- There is no set length of time that COVID-19 symptoms must last to be deemed substantially limiting and thus a disability under the ADA. An impairment that “lasts or is expected to last several months” is substantially limiting according to the EEOC guidance, while impairments that “last only for a short period of time are typically not covered.” The distinction, according to the EEOC guidance, is whether the employee’s COVID-19 symptoms fall into the “several weeks” or the “several months” categories—with the former likely not being deemed substantially limiting, unless the symptoms are very severe, and the latter much more likely to be deemed substantially limiting. Moreover, if an employee’s COVID-19 symptoms come and go intermittently, the employee’s COVID-19 may nevertheless constitute an actual disability under the ADA if symptoms substantially limit a major life activity while actively present.
- An employer may be on the hook for a violation of the ADA where the employee had a “record of” or was “regarded as” having a disability based on COVID-19, even if the employer was mistaken about the employee having COVID-19. If the employer, rightly or wrongly, believes that an employee has an impairment, such as COVID-19, and takes an adverse action toward that employee because of the actual or perceived impairment, the employer would be in violation of the ADA unless the actual or perceived impairment is “objectively both transitory (lasting or expected to last six months or less) and minor.”
- Specific examples of ADA “regarded as” violations provided by the EEOC guidance include where the employer (1) fired an employee because the employee had symptoms of COVID-19, which although minor, lasted or were expected to last more than six months; and (2) fired an employee because the employee had COVID-19, which did not last or was not expected to last for six months, but which caused non-minor symptoms.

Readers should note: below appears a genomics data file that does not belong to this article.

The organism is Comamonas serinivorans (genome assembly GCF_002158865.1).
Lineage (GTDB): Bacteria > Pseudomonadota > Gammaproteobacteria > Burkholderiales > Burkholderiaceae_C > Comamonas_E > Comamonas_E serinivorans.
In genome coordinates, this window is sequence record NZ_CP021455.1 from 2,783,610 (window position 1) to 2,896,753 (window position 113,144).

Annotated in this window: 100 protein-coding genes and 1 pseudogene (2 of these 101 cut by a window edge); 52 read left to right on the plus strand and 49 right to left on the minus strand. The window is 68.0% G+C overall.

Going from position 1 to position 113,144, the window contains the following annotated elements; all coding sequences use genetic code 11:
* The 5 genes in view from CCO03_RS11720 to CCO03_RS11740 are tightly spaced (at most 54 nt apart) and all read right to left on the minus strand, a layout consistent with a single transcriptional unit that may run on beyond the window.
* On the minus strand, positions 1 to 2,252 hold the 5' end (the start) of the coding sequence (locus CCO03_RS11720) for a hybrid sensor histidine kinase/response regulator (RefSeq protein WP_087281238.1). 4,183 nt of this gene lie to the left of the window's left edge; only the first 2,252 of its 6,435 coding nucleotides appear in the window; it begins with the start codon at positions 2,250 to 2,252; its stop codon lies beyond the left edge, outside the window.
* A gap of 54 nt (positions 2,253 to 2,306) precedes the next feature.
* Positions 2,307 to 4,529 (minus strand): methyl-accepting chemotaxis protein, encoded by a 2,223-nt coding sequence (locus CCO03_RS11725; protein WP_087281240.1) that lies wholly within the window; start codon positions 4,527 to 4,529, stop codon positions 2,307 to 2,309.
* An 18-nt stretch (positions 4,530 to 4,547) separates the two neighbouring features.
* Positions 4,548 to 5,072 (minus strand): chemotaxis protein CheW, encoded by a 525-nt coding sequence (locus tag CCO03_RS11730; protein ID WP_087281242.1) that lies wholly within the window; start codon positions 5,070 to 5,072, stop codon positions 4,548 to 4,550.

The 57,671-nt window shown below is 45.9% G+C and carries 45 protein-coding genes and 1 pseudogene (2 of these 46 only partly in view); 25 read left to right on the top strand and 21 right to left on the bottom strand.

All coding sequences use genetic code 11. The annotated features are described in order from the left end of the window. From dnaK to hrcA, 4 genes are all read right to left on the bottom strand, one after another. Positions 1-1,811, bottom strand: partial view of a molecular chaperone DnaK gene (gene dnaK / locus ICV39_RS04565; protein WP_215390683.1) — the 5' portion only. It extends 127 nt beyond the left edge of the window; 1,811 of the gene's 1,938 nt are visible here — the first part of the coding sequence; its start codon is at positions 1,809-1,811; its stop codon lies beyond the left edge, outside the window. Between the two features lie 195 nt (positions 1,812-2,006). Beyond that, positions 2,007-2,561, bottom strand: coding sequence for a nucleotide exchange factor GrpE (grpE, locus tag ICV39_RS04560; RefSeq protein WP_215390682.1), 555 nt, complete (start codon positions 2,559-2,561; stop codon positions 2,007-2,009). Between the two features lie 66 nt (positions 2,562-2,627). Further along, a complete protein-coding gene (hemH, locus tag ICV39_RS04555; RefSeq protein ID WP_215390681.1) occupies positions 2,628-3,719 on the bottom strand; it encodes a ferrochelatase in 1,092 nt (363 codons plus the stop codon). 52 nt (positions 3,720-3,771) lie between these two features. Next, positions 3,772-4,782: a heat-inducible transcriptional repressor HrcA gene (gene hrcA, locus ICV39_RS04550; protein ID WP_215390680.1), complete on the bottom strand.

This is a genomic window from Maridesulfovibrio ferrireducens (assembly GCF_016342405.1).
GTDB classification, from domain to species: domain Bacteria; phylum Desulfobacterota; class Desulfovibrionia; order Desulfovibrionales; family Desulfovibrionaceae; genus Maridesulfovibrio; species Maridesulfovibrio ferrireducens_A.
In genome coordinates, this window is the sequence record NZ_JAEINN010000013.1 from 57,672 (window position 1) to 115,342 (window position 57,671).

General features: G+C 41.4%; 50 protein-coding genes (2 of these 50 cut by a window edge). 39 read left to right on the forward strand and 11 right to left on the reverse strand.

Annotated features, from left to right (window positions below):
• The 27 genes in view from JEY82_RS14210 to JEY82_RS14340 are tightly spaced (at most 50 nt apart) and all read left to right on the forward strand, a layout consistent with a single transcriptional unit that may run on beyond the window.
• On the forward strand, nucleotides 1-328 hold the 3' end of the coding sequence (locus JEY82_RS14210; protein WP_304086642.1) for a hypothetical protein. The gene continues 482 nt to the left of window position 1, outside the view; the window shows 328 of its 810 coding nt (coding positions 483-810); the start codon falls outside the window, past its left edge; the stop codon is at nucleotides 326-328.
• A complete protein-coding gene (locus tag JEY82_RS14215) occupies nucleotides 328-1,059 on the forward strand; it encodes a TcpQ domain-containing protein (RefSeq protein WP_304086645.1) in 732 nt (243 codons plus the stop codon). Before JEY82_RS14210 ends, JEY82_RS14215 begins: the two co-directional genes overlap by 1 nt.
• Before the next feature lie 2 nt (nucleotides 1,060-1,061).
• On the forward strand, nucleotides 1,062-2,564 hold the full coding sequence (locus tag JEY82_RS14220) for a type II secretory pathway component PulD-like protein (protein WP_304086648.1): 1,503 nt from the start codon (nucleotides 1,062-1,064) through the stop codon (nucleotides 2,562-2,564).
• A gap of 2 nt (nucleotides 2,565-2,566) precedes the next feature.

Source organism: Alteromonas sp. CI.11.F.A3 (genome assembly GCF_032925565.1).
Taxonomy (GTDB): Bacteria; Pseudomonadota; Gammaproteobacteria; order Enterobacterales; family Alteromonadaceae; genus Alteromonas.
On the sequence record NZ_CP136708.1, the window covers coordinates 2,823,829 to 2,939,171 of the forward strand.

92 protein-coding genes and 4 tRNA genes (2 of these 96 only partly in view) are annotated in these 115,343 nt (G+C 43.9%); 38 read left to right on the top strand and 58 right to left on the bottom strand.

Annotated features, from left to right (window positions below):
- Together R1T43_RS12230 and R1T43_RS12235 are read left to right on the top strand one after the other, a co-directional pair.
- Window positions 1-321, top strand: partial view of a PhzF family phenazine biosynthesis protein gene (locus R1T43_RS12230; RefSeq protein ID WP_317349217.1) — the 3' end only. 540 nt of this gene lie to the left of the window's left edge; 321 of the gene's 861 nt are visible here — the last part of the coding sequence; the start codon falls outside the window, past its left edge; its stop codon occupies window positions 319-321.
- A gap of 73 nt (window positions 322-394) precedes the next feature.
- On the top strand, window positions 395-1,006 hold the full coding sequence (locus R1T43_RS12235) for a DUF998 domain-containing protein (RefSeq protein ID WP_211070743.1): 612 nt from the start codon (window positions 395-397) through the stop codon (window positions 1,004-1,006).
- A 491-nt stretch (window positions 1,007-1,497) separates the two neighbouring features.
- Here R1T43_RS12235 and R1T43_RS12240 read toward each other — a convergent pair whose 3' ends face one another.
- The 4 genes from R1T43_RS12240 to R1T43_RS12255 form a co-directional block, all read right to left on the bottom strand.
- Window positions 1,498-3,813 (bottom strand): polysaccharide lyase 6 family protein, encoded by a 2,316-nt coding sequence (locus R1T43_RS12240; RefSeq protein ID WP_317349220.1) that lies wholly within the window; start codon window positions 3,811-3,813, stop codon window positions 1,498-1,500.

- Thus, where an employer believes that an employee may have COVID-19, and expects that the employee’s symptoms are non-minor or may last more than six months, the employer should not discharge the employee for a reason such as attendance violations due to the COVID-19 illness.
- An employer may need to provide a reasonable accommodation of a COVID-19-related disability. To be eligible for a reasonable accommodation under the ADA, an employee must either have an actual disability or a record of a disability—merely being regarded as having a disability is not enough to qualify for a reasonable accommodation. Employers may request supporting medical documentation before granting a request for reasonable accommodation of a COVID-19-related disability.
The main takeaway from the EEOC’s recent guidance on COVID-19 as a disability under the ADA is the importance for employers to carefully follow the standard analysis under the ADA when evaluating an employee’s COVID-19 impairments which may potentially constitute a disability under the ADA, before denying an employee’s request for accommodation of a COVID-19-related impairment, and before taking an adverse action (such as writing up or firing) an employee for missing work due to COVID-19.
 What You Should Know About COVID-19 and the ADA, the Rehabilitation Act, and Other EEO Laws: Technical Assistance Questions and Answers, § N, “COVID-19 and the Definition of ‘Disability’ Under the ADA/Rehabilitation Act,” updated December 14, 2021, available at web.archive.org/web/20220222191739/https:/www.eeoc.gov/wysk/what-you-should-know-about-covid-19-and-ada-rehabilitation-act-and-other-eeo-laws.
Originally published in the Tennessee Bar Journal’s Labor & Employment Law Section newsletter TBA Connect on March 18, 2022.